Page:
NBC's "Today" show invited on "Newsweek International" editor Fareed Zakaria to promote his book "The Post-American World," on Monday's show and during his segment the author depicted the United States as a nation in decline as he declared the "era" of "'American exceptionalism' is over."
As examples of America's declining standing in the world the "Newsweek" editor cited such facts as China now having the "Largest ferris wheel in the world," Minneapolis' "Mall of America" no longer being the largest in the world and Macau having surpassed Las Vegas in the size of their casinos.
The following is the full interview as conducted by co-host Meredith Vieira, as it occurred on the May 5, "Today" show:
MEREDITH VIEIRA: The baseball legend Satchel Paige famously said, "Don't look back, something might be gaining on you." So should the United States be looking over its shoulder? A new book called, "The Post-American World" argues that the rest of the globe is catching up to us. "Newsweek International" editor Fareed Zakaria is the book's author. Fareed, good morning to you.
FAREED ZAKARIA: Good to see you, Meredith.
VIEIRA: Nice to see you too. You say the book really isn't so much about the decline of the U.S., as it is about the "rise of the rest." What do you mean by that, "The rise of the rest?"
ZAKARIA: Well, it occurred to me really when I was in a taxi in Singapore. I saw a ferris wheel and I said to the cab driver, "Oh, this is so nice, you've got a ferris wheel," and he looked at me and said, "Sir, it's the largest ferris wheel in the world." Then I was at a mall in China and I'm looking at it and thinking, this is very large. And he says, "It is the largest mall in the world." And I said to him, "No, no, no, the Mall of the Americas in Minneapolis is the largest." He said "Sir, that doesn't make the top 10 anymore." So it occurred to me that while we were sleeping, the rest of the world had been gaining, and it's happening everywhere. It's not just China and India. It's happening in Brazil. It's happening in Costa Rica. What I describe in, in the book is the rise of the rest, that is to say, all of these countries, 140, uh, 125 countries, growing at four percent, five percent a year, and gaining on us in all kinds of ways. And it, and how important it is for us to understand this new world.
VIEIRA: Why, why haven't we paid attention, do you think?
ZAKARIA: Well, you tell me, Meredith. I mean, look at the presidential campaign. You know, we've been talking about whether Hillary Clinton landed in a corkscrew 16 years ago on a Bosnian airfield, whether Barack Obama had relations with William Ayers, who when he was in, you know, grade school may have exploded some bombs, whether McCain's used his wife's plane a couple of times. Where are we discussing the big issues? It seems to me this is the, the central issue we have to face as a nation.
VIEIRA: But what does it mean to us as a nation, this "rise of the rest?" Is it necessarily a bad thing for us, a good thing for us?
ZAKARIA: I call it, "The Post-American world," because it's not a world that's going to be dominated by the United States, but it's a world in which lots of good stuff is happening, right? The rest of the world is rising. Billions of people are coming out of poverty. They're consuming, they are investing, they're inventing, they're dreaming. So if we understand it, it could be a great world. It could be a win-win for all of us, but we have to understand it and we have to get to work.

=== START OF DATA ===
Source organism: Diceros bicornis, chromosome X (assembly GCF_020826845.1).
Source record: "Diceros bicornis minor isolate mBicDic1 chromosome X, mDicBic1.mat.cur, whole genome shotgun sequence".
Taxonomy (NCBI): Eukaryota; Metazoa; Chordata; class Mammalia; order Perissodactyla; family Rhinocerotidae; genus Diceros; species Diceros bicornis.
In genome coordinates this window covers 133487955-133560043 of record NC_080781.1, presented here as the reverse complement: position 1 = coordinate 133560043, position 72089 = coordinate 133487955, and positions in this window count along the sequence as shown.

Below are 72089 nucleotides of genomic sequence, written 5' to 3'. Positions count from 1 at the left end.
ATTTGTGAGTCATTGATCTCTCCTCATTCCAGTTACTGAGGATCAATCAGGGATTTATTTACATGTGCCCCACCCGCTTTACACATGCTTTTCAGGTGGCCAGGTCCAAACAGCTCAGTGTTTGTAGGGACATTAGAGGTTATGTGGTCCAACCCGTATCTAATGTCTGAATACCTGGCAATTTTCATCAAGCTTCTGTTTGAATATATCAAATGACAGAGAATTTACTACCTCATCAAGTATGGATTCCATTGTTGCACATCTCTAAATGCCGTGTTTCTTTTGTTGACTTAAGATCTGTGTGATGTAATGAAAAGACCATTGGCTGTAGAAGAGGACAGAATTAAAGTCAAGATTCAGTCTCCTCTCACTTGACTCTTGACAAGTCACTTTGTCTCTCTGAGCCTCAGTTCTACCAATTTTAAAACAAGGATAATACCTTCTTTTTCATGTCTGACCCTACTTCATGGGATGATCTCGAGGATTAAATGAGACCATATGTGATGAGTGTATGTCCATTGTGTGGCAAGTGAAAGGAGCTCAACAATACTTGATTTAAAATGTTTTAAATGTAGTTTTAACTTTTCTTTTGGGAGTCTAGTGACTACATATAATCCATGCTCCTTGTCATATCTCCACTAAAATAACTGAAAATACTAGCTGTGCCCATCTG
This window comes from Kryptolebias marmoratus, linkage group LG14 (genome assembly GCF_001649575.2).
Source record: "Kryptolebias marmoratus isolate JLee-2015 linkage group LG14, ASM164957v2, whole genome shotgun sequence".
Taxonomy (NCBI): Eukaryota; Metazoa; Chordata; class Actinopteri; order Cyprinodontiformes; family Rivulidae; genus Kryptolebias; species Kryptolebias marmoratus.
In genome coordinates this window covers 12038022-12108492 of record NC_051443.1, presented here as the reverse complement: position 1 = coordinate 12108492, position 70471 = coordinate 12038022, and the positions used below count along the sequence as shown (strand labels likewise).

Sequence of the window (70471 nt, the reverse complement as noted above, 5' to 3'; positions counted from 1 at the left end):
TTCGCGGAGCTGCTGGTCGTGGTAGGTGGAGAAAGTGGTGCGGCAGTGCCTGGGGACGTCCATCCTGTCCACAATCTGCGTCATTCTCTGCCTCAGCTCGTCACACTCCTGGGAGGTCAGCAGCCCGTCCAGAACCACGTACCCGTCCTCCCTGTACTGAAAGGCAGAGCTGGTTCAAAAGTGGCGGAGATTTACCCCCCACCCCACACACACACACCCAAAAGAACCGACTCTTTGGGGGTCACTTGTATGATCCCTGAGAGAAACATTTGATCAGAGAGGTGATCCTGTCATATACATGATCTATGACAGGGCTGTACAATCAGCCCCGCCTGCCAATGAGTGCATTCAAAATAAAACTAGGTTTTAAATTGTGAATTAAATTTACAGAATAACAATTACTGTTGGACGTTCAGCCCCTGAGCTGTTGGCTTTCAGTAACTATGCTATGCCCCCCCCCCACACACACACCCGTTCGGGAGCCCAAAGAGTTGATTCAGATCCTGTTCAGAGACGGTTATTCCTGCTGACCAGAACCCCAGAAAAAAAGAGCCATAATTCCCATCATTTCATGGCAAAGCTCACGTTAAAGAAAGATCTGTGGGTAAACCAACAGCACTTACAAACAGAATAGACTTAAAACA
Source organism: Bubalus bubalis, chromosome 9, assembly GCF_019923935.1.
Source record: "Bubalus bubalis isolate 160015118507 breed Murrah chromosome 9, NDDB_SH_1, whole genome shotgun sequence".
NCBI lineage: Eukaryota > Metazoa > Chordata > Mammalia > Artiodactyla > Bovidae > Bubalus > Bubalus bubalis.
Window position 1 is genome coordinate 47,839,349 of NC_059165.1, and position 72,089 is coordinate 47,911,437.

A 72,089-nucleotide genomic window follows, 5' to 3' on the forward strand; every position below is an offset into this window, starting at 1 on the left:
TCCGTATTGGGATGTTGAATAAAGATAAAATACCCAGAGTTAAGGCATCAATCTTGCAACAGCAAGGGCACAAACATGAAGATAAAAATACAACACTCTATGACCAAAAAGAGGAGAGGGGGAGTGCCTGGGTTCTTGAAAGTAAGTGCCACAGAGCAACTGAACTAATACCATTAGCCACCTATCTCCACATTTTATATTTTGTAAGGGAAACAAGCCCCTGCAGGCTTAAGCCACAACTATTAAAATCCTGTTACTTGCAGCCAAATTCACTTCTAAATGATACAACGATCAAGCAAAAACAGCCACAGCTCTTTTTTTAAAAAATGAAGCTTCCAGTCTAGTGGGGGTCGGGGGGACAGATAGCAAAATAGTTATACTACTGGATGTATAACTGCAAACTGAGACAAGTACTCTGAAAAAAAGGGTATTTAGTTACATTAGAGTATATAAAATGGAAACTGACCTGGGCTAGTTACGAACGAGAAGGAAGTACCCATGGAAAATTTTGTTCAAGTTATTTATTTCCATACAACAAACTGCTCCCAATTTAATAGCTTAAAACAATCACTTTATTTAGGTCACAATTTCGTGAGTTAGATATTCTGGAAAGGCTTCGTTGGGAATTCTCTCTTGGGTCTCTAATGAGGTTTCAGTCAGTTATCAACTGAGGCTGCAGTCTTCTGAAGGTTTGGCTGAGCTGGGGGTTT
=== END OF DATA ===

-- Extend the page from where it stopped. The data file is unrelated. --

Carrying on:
VIEIRA: Do you get, get any sense from the candidates that they understand it. That they, that they see this? As a real issue?
ZAKARIA: I don't, honestly. I mean I think that some of them do talk about it. Obama probably most explicitly. But on the campaign trail, all you hear about is trivia. I mean so far, there have been no discussion of these issues. And what I worry about is, you know, the rest of the world is not going to stop. They're, they're moving ahead. They're gaining ground. London is now probably more important than New York as the world's leading financial center. You know, these things are happening. I was in Las Vegas the other day and I'm, was talking to some people and said, "Well, at least we have, we have casinos." He said, "No, the casinos in Macau are now three times as big as the casinos in Las Vegas."
VIEIRA: And if you look at the polls, Americans feel, a vast majority feel that we're headed in the wrong direction. They sense crisis all around. Is that a misconception?
ZAKARIA: It's stunning. You're absolutely right. The numbers are frightening. I mean, we have more gloom these days than we've had in 40 years. I think it's not a misconception. People are sensing something is going on around the world. And for the first time, they feel as though the changes in the world are not being directed from here but in foreign lands by foreign people. I think they're right, but what we need to understand is we can still be at the center of this new world.
ZAKARIA: We have to adjust. First of all, it's a much more competitive world. We have to be benchmarking. We have to be asking ourselves, what's going on? Give you simple example. Meredith there are three countries in the world that have not adopted the metric system: Myanmar, Liberia, and the United States. So we look around the world and "We say, that's okay. Those standards are for you. We're special, we're different." And what I'm saying is that era of kind of "American exceptionalism" is over.
VIEIRA: A real wake-up call. Fareed Zakaria, thank you very much.
ZAKARIA: Thank you Meredith.
VIEIRA: The book is called "The Post-American World."